There is some latency between when a device is sold to an end-user and when we “discover” it by way of an app installation; however, having been in market since before Windows 8 was launched, our data set has historically mirrored the market as it moves in real-time. We see giant surges on Christmas morning, after Black Friday, and so forth.

Devices can be counted multiple times, depending on the number of installed apps from distinct MarkedUp-enabled publishers and the version of our SDK that was used. Our facts and figures accurately reflect trends and changes in direction in the market, but not precise figures.

These reports are anonymized aggregations of our entire data-set.

The data in this report tracks the number of net new devices activated on our platform per month, starting from January 2013 to January 2014.

The Future of MarkedUp: Support for all Major Native App Platforms

MarkedUp Users and Customers,

If you’ve logged into your MarkedUp Analytics dashboards in the past day or so, you might have been surprised by the new look and feel of our site. We hope you enjoy it!

And it’s not just the look and feel of our site that’s different.

MarkedUp: No Longer Only for Windows 8, Windows Phone

The first thing you’ll see on markedup.com today is this:

Future native app plaftorms MarkedUp Analytics will support: Win32, Android, iOS

Our team has enjoyed working with WinRT and Windows Phone developers over the past year and a half, and we want to bring our services to developers working on other platforms too!

Our goal is to enable developers of all shapes and sizes ship better, more satisfying software to their end-users – and we want to do this on every platform developers care about!

Sign up for early access to Win32, iOS, and Android updates from MarkedUp

We’ll keep you updated on our latest progress for each platform, including access to early binaries and platform-specific services.

Click on any of the links below to sign up!

Coming Soon: MarkedUp Analytics for Windows Desktop Applications

win32

The first new platform that MarkedUp will fully support is Win32 – the platform used for building traditional Windows desktop applications.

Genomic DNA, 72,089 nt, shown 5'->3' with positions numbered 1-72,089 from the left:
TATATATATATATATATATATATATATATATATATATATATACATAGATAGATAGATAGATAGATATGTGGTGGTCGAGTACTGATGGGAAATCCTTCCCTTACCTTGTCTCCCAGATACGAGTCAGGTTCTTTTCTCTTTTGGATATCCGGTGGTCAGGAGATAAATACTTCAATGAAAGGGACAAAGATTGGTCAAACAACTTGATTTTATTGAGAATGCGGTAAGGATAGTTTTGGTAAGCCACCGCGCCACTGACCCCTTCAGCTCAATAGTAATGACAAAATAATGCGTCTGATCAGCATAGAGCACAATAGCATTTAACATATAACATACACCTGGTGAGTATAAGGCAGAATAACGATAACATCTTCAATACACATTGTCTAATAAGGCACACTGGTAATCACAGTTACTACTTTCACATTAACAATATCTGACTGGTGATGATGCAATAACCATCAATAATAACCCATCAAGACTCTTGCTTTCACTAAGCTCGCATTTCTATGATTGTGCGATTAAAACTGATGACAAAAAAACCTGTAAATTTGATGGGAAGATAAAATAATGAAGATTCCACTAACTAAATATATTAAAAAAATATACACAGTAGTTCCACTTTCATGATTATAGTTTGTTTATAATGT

We may have mobile and touch platforms like iOS and Android to thank for the resurgence of native application development over the past five years, but the Windows Desktop is the original developer platform.

The Windows Desktop economy is strong and growing, doing over $100b+ a year in license + services sales directly to end-users annually.

However, it’s a market that largely predates the Internet – and thus it’s had trouble adopting all of the software sales + marketing + product best practices that are commonly used throughout modern software development shops, largely due to lack of third party services and tools.

Modern software development practices depend on connected services like analytics and marketing automation to in order to make data-driven decisions, and it’s MarkedUp Analytics’ intention to finally make some of these services available to Windows Desktop developers.

Sign up for MarkedUp Analytics for Windows Desktop (Win32) waitlist.

The details

MarkedUp Analytics will support the following flavors of Win32 development:

  • Windows Forms: .NET 3.5 and later
  • Windows Presentation Foundation: .NET 3.5 and later
  • Native C/C++: Windows XP and later

Holy crap, you’re supporting C/C++ applications for Windows?!?!?!

Yes! Our native C/C++ components will support the all of the same APIs that are available in the .NET flavors of our Win32 SDK.

Worth noting: our C/C++ SDKs will depend on .NET.

How will your WPF / WinForms support compare to your WinRT and Windows Phone APIs?

They’re virtually identical. The only major difference is that our .NET 3.5 / .NET 4.0 / .NET 4.5 SDKs for WPF and WinForms development will expose more methods for manually handling events such as app start / termination.

Win32, by its very nature, is a much more open platform than WinRT / Windows Phone and thus the developers have a lot more options when it comes to how they manage the lifecycle of their applications.

Thus, we decided it would be inappropriate for MarkedUp to try to automate some of the things we do on WinRT and Windows Phone.

How can we access the Win32 binaries for MarkedUp Analytics?

As with our WinRT and Windows Phone SDKs, you will be able to download MarkedUp’s WinForms and WPF SDKs via NuGet.

For the native C/C++ SDKs, we will make downloads available via our CDN.

When will you make the Win32 SDKs available?

Find out.

iOS and Android

There are a ton of choices for iOS and Android when it comes to app analytics and reporting – when we were developing apps ourselves, we frankly felt that many of these services were difficult to use, had sub-standard reporting, and non-existent service.

We still feel that way.

Thus, we are making it a goal of our to provide support for iOS and Android in the near future! They’re further out than Win32 support, but we’ll keep you updated on the latest.

Best,

-The MarkedUp Analytics Team

MarkedUp SDK v1.2 for Windows Store and Windows Phone Apps: Lets You Help Your Users Manage Their Privacy

People of MarkedUp,

Today we released MarkedUp Analytics SDK for .NET v1.2, and it’s the first of many planned updates to our SDK and reporting dashboard coming over the next couple of months.

This update is for Windows Phone 8 and Windows Store developers, and it has a number of important fixes and updates – I’ll start with the minor ones:

  1. Full support for logging nested inner exceptions and stack traces in C#;
  2. Fixed a bug with capturing the app version # from the wrong place in Windows Phone;
  3. Fixed some performance issues on Windows Phone, related to reinitializing tombstoned apps;
  4. And various other minor bug fixes and improvements.